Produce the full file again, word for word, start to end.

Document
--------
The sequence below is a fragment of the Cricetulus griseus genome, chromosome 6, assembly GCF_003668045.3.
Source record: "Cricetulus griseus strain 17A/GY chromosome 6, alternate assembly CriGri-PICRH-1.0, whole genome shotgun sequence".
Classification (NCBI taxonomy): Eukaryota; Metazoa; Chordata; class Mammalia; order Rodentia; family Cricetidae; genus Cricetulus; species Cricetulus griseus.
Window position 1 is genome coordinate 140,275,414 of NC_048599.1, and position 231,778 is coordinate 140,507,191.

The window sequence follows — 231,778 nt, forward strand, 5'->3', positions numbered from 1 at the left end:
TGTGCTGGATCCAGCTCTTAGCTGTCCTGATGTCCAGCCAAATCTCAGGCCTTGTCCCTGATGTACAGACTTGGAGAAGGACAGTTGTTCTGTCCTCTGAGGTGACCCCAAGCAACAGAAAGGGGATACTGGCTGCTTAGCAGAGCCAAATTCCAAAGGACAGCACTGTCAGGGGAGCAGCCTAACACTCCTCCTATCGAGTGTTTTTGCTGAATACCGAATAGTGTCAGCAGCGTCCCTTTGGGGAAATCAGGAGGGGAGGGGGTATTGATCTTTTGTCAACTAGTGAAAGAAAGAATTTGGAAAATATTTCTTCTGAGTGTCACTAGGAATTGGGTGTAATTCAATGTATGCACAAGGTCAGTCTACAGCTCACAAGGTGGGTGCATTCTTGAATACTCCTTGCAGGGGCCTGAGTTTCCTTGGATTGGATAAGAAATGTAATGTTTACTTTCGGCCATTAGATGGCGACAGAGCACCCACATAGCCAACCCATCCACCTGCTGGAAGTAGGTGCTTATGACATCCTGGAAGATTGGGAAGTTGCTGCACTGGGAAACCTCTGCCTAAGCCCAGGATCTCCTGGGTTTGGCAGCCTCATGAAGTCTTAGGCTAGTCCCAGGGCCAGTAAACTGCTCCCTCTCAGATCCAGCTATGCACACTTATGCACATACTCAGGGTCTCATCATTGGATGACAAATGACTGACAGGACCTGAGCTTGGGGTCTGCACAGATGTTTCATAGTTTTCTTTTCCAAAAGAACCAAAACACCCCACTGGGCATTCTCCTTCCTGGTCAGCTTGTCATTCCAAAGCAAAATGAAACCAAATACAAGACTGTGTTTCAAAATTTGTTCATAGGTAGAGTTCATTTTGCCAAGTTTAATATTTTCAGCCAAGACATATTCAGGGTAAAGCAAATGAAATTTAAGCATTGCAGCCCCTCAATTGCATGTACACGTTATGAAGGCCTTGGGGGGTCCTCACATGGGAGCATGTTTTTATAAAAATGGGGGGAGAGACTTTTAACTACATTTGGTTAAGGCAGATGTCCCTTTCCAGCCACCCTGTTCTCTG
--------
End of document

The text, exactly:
The sequence below is a fragment of the Cricetulus griseus genome, chromosome 6, assembly GCF_003668045.3.
Source record: "Cricetulus griseus strain 17A/GY chromosome 6, alternate assembly CriGri-PICRH-1.0, whole genome shotgun sequence".
Classification (NCBI taxonomy): Eukaryota; Metazoa; Chordata; class Mammalia; order Rodentia; family Cricetidae; genus Cricetulus; species Cricetulus griseus.
Window position 1 is genome coordinate 140,275,414 of NC_048599.1, and position 231,778 is coordinate 140,507,191.

The window sequence follows — 231,778 nt, forward strand, 5'->3', positions numbered from 1 at the left end:
TGTGCTGGATCCAGCTCTTAGCTGTCCTGATGTCCAGCCAAATCTCAGGCCTTGTCCCTGATGTACAGACTTGGAGAAGGACAGTTGTTCTGTCCTCTGAGGTGACCCCAAGCAACAGAAAGGGGATACTGGCTGCTTAGCAGAGCCAAATTCCAAAGGACAGCACTGTCAGGGGAGCAGCCTAACACTCCTCCTATCGAGTGTTTTTGCTGAATACCGAATAGTGTCAGCAGCGTCCCTTTGGGGAAATCAGGAGGGGAGGGGGTATTGATCTTTTGTCAACTAGTGAAAGAAAGAATTTGGAAAATATTTCTTCTGAGTGTCACTAGGAATTGGGTGTAATTCAATGTATGCACAAGGTCAGTCTACAGCTCACAAGGTGGGTGCATTCTTGAATACTCCTTGCAGGGGCCTGAGTTTCCTTGGATTGGATAAGAAATGTAATGTTTACTTTCGGCCATTAGATGGCGACAGAGCACCCACATAGCCAACCCATCCACCTGCTGGAAGTAGGTGCTTATGACATCCTGGAAGATTGGGAAGTTGCTGCACTGGGAAACCTCTGCCTAAGCCCAGGATCTCCTGGGTTTGGCAGCCTCATGAAGTCTTAGGCTAGTCCCAGGGCCAGTAAACTGCTCCCTCTCAGATCCAGCTATGCACACTTATGCACATACTCAGGGTCTCATCATTGGATGACAAATGACTGACAGGACCTGAGCTTGGGGTCTGCACAGATGTTTCATAGTTTTCTTTTCCAAAAGAACCAAAACACCCCACTGGGCATTCTCCTTCCTGGTCAGCTTGTCATTCCAAAGCAAAATGAAACCAAATACAAGACTGTGTTTCAAAATTTGTTCATAGGTAGAGTTCATTTTGCCAAGTTTAATATTTTCAGCCAAGACATATTCAGGGTAAAGCAAATGAAATTTAAGCATTGCAGCCCCTCAATTGCATGTACACGTTATGAAGGCCTTGGGGGGTCCTCACATGGGAGCATGTTTTTATAAAAATGGGGGGAGAGACTTTTAACTACATTTGGTTAAGGCAGATGTCCCTTTCCAGCCACCCTGTTCTCTG